Let's do it. Let's go to Mars. Together. Come on; we almost have to.

Thanks to John Statton, a software attorney at Axiom Law, an entire subculture of wannabe Martians now has the chance to crowdfund the first private attempt to colonize the galaxy's fourth rock.

Statton, who represents Silicon Valley behemoths Amazon.com and Google, launched a Kickstarter campaign Tuesday, entitled "Creating a Private Mars Colony: The Time Is Now!" The longtime, space-travel enthusiast hopes to raise $186,000 to fund a two-day, colony-planning session in November, with the launch an ebook series called Colony Plan Alpha following in Feb. 2013. Eventually, he hopes to put living, breathing humans on a planet that is not Earth.

Statton claims this is practically his calling:

"Because humans have always been explorers and settlers and this effort ranks among the greatest adventures in history," he wrote in the campaign's FAQ. "Because human life is too important to risk it all on one planet, because of the technological and educational spin-offs, because we are founding a new civilization of a new world."

Though the final objective of Statton's ambitious mission is to eventually oversee the birth of Mars's first native human, the attorney readily admits that there's no plan in place yet for colonizing the planet. Rather, Statton simply wants to gather some of the brightest minds in extreme engineering, business development, and private space exploration to "assess the mission and business structure needed to achieve a first landing and Colony creation. (Why that needs $186,000 and not just a premium version of TinyChat is beyond us.)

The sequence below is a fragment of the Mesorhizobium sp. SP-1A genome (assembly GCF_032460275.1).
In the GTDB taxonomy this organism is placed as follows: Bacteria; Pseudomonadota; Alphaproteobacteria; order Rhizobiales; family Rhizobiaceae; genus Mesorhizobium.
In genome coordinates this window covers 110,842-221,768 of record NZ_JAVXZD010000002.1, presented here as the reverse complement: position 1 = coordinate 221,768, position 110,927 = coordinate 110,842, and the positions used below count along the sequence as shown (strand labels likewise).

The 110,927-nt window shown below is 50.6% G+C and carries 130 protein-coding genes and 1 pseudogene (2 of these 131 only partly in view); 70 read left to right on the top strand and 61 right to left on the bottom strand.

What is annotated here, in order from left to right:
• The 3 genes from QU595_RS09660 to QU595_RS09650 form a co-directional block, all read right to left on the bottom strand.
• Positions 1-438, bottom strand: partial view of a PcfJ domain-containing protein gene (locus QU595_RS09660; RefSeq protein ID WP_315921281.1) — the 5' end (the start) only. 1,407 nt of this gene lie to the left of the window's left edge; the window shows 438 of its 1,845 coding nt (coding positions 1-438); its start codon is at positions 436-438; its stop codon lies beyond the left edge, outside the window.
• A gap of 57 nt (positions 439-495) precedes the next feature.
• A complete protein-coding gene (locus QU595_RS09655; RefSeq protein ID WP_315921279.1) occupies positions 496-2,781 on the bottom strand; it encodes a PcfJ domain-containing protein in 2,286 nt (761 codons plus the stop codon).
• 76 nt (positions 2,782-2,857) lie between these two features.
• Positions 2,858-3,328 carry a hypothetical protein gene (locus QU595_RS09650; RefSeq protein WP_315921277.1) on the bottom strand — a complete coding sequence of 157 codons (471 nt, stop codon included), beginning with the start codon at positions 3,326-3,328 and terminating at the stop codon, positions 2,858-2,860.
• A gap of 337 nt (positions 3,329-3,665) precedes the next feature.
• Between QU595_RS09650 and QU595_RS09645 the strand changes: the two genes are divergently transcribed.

Once that goes down, Statton hopes to set up a nonprofit corporation and invest earnings into colony development.

"We will start small (perhaps four [people]) and build over time," he wrote. "As reference points, NASA has been engaging in Mars Design Reference Architecture (DRM) expedition planning efforts since the 1990’s aimed at sustaining a six-person expedition for about 500 days. We’ve seen serious permanent Colony plans for approximately 30-40. Ultimately we seek a permanent, close to self-sufficient, growing presence."

Statton envisions the total price tag amounting to something closer to $20 billion, roughly $14 billion more than Dutch company Mars One budgeted just last week. That should cover the initial landing of the first four colonists and two years of life support in the way of food, clothing, and presumably oxygen. (By the way, with only 17 left to go, Statton's campaign is stuck at $205.)

"This is the single biggest adventure in history and the opportunities for media rights sales, licensing and sponsorship have been estimated to be valued up to $150 billion. … Crudely put, we are going to sell Mars in order to colonize Mars."

Fine, OK Statton, but can someone check to see if the martians are cool with this?

Photo via YouTube